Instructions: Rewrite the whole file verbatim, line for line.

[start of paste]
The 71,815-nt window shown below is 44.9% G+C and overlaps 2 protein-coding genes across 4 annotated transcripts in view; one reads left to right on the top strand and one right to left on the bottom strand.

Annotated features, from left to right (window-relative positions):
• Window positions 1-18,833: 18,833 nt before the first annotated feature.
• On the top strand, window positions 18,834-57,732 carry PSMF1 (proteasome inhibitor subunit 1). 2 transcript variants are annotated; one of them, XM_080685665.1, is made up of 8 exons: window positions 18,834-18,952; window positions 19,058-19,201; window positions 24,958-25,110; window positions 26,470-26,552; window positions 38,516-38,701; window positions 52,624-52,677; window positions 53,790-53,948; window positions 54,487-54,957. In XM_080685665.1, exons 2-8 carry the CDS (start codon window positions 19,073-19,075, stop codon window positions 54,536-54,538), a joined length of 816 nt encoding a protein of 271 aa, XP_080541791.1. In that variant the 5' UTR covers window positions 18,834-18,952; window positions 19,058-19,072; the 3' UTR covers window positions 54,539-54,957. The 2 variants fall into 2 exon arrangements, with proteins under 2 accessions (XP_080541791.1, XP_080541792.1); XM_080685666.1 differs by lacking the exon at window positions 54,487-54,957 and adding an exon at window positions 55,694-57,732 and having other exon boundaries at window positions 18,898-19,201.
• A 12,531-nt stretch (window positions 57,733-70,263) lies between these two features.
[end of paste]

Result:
The 71,815-nt window shown below is 44.9% G+C and overlaps 2 protein-coding genes across 4 annotated transcripts in view; one reads left to right on the top strand and one right to left on the bottom strand.

Annotated features, from left to right (window-relative positions):
• Window positions 1-18,833: 18,833 nt before the first annotated feature.
• On the top strand, window positions 18,834-57,732 carry PSMF1 (proteasome inhibitor subunit 1). 2 transcript variants are annotated; one of them, XM_080685665.1, is made up of 8 exons: window positions 18,834-18,952; window positions 19,058-19,201; window positions 24,958-25,110; window positions 26,470-26,552; window positions 38,516-38,701; window positions 52,624-52,677; window positions 53,790-53,948; window positions 54,487-54,957. In XM_080685665.1, exons 2-8 carry the CDS (start codon window positions 19,073-19,075, stop codon window positions 54,536-54,538), a joined length of 816 nt encoding a protein of 271 aa, XP_080541791.1. In that variant the 5' UTR covers window positions 18,834-18,952; window positions 19,058-19,072; the 3' UTR covers window positions 54,539-54,957. The 2 variants fall into 2 exon arrangements, with proteins under 2 accessions (XP_080541791.1, XP_080541792.1); XM_080685666.1 differs by lacking the exon at window positions 54,487-54,957 and adding an exon at window positions 55,694-57,732 and having other exon boundaries at window positions 18,898-19,201.
• A 12,531-nt stretch (window positions 57,733-70,263) lies between these two features.